Grand National Ultimate History


Years No Race

1916 - 1918

As 1915 and the Great War rolled on Aintree was taken over by the War Office and a clamour to ban horse racing intensified in volume. In the end racing was severely curtailed and localised during a war in which eight million horses died. Three substitute races for the Grand National were run at Gatwick which was right-handed with much less severe fences so they bore shallow resemblence to the real thing. The 1918 version boasted a decent quality field, the winner Poethlyn leaving the 1917 victor and two future Aintree National heroes trailing in his wake.

1941 - 1945

About a month after the 1940 Grand National the phoney war was kicked aside by jackboots. The military occupied Aintree racecourse straight after Dunkirk, British, French and then Polish servicemen were billeted there. The Liverpool area suffered badly from air raids, the railway sidings adjacent to the course were a German target and the course was hit several times. Horse racing was subject to periods of suspension in 1940-1941. It was regionalised in 1942, there were transport restrictions upon racehorses. Meanwhile, that year American troops took over Aintree, the course housed many thousands of them in the build-up to D-Day. The 1942-1943 National Hunt season was scrapped. There was no more british steeplechasing until January 1945. Racing continued in neutral Ireland. Many leading British owners (for example, Dorothy Paget) sent their horses over to the Emerald Isle. This gave Irish trainers an advantage in the immediate post-war years.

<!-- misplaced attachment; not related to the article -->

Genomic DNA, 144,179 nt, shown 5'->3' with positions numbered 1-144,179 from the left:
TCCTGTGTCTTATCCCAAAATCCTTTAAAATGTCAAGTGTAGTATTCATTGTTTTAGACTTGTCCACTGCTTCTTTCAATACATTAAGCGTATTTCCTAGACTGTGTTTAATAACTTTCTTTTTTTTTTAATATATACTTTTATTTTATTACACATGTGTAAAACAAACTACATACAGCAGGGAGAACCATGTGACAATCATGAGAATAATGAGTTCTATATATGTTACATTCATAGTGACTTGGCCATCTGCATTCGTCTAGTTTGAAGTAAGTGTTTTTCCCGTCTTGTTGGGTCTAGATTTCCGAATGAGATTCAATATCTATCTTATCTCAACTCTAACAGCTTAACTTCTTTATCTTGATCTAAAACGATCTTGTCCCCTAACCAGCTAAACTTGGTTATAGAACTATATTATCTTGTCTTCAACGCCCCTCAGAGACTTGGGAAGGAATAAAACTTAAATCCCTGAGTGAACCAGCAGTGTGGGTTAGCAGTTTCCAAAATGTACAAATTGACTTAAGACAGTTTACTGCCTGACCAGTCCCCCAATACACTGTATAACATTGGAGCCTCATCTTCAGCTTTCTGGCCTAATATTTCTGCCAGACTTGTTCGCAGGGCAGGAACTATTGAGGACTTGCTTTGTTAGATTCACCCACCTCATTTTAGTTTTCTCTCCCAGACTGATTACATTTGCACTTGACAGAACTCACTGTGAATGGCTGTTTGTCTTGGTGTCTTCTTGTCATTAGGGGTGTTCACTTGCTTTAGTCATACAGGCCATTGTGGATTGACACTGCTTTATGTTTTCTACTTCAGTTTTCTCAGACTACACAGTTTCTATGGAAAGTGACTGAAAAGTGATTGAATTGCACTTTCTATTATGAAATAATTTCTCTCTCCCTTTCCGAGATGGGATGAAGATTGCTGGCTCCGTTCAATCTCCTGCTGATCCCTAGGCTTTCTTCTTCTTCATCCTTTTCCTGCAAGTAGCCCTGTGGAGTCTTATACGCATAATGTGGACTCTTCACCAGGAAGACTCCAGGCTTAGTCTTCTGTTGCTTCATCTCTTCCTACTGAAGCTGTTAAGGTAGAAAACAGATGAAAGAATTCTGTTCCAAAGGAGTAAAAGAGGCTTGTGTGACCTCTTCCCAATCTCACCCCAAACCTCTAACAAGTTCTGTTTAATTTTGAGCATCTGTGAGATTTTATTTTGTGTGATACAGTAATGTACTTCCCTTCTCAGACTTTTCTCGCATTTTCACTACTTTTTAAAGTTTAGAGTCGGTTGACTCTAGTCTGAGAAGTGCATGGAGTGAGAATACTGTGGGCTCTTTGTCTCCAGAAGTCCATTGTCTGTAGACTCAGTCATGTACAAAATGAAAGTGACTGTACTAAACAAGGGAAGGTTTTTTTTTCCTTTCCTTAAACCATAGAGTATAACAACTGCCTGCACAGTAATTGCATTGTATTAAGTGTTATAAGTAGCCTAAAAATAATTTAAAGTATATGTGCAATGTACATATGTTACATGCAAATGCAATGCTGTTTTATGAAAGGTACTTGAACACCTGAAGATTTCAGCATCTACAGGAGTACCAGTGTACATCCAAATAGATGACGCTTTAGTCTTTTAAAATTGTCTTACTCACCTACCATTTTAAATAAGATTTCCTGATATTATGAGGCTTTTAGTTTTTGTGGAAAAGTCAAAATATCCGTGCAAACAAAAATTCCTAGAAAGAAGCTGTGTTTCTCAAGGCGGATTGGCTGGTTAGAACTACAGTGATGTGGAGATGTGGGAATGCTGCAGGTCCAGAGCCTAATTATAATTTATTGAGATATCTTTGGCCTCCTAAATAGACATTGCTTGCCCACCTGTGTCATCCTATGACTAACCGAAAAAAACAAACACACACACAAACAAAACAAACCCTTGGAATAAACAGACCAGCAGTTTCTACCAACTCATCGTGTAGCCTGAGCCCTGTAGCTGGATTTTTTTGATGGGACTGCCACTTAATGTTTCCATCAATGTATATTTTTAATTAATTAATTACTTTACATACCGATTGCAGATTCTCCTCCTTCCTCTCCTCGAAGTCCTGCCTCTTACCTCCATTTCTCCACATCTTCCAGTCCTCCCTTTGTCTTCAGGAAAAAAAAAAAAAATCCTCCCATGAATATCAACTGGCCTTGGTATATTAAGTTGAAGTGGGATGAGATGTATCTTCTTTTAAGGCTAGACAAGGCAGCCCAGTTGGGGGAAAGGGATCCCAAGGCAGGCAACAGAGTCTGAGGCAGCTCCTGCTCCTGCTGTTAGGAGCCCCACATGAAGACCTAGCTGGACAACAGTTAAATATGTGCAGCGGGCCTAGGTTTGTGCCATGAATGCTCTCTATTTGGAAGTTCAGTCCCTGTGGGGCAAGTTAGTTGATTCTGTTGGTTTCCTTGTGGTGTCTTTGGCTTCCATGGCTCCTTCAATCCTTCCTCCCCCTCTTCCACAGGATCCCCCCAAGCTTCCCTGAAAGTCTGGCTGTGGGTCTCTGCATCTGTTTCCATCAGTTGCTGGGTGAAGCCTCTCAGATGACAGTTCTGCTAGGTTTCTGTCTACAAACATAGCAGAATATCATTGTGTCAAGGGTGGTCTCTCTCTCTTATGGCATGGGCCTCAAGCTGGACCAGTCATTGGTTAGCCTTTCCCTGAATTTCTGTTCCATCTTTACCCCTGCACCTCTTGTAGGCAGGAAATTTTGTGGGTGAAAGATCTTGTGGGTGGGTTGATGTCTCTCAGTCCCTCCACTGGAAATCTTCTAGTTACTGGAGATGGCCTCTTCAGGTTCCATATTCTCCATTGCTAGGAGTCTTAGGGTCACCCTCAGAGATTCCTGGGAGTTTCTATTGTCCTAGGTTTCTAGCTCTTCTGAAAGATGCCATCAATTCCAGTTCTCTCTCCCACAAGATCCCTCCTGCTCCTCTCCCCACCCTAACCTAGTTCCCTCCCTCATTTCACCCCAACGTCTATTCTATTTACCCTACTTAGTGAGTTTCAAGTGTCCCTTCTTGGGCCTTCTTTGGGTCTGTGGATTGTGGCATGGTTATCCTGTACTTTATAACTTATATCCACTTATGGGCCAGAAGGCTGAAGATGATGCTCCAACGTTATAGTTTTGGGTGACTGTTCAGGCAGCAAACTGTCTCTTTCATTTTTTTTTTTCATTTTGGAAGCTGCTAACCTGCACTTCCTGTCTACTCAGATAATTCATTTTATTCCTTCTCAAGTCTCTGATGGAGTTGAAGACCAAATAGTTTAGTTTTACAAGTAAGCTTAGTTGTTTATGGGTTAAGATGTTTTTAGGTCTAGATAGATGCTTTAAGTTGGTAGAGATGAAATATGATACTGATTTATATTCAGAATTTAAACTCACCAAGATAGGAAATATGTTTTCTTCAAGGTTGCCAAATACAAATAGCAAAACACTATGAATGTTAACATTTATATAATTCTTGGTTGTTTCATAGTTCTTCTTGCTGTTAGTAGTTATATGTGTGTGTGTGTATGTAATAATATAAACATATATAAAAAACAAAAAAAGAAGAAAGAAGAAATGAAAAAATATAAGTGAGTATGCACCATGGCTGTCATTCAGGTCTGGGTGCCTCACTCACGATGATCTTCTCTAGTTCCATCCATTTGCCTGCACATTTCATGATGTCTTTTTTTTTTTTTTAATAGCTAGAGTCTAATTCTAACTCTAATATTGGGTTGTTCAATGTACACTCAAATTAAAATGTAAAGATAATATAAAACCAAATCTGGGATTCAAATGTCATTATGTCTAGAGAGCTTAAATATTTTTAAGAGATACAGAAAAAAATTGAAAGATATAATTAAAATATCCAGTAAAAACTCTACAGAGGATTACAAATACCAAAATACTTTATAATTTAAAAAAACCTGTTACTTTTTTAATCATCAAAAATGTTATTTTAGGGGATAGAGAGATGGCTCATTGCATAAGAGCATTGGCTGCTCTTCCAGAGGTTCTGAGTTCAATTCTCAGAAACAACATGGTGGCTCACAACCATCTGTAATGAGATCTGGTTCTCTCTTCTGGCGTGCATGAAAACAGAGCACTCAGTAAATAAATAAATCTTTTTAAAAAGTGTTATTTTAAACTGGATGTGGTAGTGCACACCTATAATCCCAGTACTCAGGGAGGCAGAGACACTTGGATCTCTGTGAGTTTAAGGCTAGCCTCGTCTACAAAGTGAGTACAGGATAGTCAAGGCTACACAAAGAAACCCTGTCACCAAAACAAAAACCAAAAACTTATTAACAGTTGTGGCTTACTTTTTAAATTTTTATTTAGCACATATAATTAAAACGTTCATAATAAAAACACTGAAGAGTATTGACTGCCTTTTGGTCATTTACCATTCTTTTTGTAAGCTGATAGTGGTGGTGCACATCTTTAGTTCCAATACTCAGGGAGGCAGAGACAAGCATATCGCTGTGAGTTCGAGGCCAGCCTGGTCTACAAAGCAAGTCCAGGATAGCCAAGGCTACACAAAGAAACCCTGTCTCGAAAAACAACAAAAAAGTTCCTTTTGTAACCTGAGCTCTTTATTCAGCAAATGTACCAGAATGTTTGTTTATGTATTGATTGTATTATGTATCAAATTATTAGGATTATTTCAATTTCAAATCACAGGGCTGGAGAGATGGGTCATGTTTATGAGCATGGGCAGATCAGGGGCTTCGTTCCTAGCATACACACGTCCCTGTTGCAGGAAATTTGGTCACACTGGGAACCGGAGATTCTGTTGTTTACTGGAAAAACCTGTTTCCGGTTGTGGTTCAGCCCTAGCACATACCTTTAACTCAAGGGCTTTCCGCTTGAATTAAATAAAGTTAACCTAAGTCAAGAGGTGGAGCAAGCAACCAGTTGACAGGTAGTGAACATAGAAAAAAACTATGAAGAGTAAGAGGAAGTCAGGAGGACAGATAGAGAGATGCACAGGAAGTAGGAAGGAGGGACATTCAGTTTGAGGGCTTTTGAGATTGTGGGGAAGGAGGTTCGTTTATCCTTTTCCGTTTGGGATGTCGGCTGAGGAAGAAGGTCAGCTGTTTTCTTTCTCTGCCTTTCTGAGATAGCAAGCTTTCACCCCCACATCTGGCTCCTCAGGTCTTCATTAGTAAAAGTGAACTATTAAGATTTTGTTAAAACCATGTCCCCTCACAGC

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Copyright 2017 by Chris Dowling